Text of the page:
Welcome to MSBA

MSBA is a non-profit membership organization of beekeepers in Maine, dedicated to education, using best practices and honey bee health. Affiliated with local chapters throughout the state, MSBA also works with the Maine Department of Agriculture, Conservation and Forestry to promote the honey bee, products of the hive and initiatives to support beekeepers. 

MSBA sells hats in the online shop!


Did you know that as a member of MSBA you can access any of the past webinars online? Access them here
Here are the remaining scheduled webinars for 2024.

  • 07/23/24 7:00 PM EST Anne Frey, "Oops, Mistakes We've All Made" Sponsored by Betterbee
  • 08/29/24 7:00 PM EST Cameron Jack, "Recent research related to the efficacy and timing of oxalic acid in honey bee colonies" Sponsored by Swans Honey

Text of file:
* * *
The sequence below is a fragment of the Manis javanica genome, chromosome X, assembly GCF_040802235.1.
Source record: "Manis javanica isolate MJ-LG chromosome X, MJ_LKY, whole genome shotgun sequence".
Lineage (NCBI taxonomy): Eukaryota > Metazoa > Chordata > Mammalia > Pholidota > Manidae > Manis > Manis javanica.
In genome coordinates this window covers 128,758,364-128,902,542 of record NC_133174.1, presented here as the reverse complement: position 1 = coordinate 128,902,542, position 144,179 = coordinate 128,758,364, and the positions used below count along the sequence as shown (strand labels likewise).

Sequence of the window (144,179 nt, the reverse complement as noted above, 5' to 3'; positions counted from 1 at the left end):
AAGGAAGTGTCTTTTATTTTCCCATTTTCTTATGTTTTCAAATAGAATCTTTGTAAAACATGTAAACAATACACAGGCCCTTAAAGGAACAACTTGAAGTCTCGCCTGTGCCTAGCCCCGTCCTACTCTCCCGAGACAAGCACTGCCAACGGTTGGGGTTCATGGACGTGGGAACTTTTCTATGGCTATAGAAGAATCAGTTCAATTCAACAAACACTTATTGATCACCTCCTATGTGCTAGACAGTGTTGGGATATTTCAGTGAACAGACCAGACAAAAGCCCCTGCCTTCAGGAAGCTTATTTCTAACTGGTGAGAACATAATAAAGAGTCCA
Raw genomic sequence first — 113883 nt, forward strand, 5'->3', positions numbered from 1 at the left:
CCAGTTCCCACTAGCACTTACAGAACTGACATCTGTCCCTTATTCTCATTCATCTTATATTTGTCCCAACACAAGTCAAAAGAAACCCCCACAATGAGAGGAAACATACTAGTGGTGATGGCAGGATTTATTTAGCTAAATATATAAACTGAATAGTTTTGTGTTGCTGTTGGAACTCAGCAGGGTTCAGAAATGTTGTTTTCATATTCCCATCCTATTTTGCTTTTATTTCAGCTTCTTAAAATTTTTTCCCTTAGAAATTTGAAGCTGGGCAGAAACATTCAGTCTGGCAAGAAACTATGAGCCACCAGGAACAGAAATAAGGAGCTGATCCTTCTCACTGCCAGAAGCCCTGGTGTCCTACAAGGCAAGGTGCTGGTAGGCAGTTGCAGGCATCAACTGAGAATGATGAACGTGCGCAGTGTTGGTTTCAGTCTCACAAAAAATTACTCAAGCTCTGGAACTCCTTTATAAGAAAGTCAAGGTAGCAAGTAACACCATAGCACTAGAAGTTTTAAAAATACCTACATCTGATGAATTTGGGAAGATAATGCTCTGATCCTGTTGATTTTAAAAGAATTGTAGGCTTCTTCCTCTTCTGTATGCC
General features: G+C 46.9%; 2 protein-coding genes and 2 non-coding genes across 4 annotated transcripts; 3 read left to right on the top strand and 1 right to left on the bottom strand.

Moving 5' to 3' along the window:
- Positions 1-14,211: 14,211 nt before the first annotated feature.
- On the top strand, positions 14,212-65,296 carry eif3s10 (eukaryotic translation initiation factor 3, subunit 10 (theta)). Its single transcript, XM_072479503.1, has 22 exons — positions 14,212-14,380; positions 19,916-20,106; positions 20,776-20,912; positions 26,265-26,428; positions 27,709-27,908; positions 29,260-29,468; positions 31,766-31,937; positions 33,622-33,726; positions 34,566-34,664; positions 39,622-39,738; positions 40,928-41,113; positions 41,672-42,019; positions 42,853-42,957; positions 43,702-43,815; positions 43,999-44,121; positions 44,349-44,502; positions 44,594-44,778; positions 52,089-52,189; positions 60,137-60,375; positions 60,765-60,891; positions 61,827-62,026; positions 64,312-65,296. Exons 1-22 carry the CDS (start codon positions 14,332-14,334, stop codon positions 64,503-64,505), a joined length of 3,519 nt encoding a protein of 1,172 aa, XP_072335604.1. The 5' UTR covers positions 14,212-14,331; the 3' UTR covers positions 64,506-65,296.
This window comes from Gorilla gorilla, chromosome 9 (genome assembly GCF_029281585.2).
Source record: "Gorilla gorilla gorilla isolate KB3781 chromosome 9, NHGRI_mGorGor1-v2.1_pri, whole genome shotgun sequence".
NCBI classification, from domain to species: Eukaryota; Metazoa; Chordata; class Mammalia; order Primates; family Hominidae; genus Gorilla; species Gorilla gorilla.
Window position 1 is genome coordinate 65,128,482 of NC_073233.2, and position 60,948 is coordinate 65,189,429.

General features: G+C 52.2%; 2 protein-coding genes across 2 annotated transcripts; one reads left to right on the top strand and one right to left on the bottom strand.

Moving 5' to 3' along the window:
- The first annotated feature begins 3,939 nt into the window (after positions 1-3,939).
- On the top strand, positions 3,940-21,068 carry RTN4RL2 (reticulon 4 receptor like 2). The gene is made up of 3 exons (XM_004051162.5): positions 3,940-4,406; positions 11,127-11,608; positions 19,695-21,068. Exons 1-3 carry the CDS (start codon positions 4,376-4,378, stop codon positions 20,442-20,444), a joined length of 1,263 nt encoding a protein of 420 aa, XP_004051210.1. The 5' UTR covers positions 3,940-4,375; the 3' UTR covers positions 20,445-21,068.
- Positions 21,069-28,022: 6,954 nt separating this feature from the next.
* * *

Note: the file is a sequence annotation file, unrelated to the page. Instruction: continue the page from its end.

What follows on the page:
• 09/24/24 7:00 PM EST Dr. David Peck, "Small Hive Beetle Biology" Sponsored by Betterbee
  • 11/19/24 7:00 PM EST Jen Lund, Maine State Apiarist- 'The Buzz 101' Sponsored by Green Bee Soda

State Apiarist Jen Lund inspecting a hive
Annual Hive Registration is Due


Register Your Hives by June 15th (or now!)
Anyone who keeps honey bees in Maine must register their hives with the Maine Department of Agriculture. This apiary license is valid for a 12–month period, from mid-June. You will receive a renewal form in the mail if you registered in 2023. There is an option to be listed as a swarm catcher, and beekeepers who provide their email address will be included on important updates regarding pests and diseases, as well as educational opportunities.

Licensing Information and Apiary Application

A swarm of honeybees


It’s time to register your apiaries! Maine’s first honey flows start at the very end of May/early June so add honey supers to hives as needed. Manage for swarm prevention by equalizing hives and making splits/nucs.
Honey bee colonies hit their peak during this month. Add empty honey supers as needed. You can harvest honey when the honey flow slows (usually the end of July) or hold filled supers in a cool, protected location until the fall to evaluate whether the honey is needed for overwintering. Monitor Varroa populations. A mite treatment may be necessary prior to supering for the fall honey flow.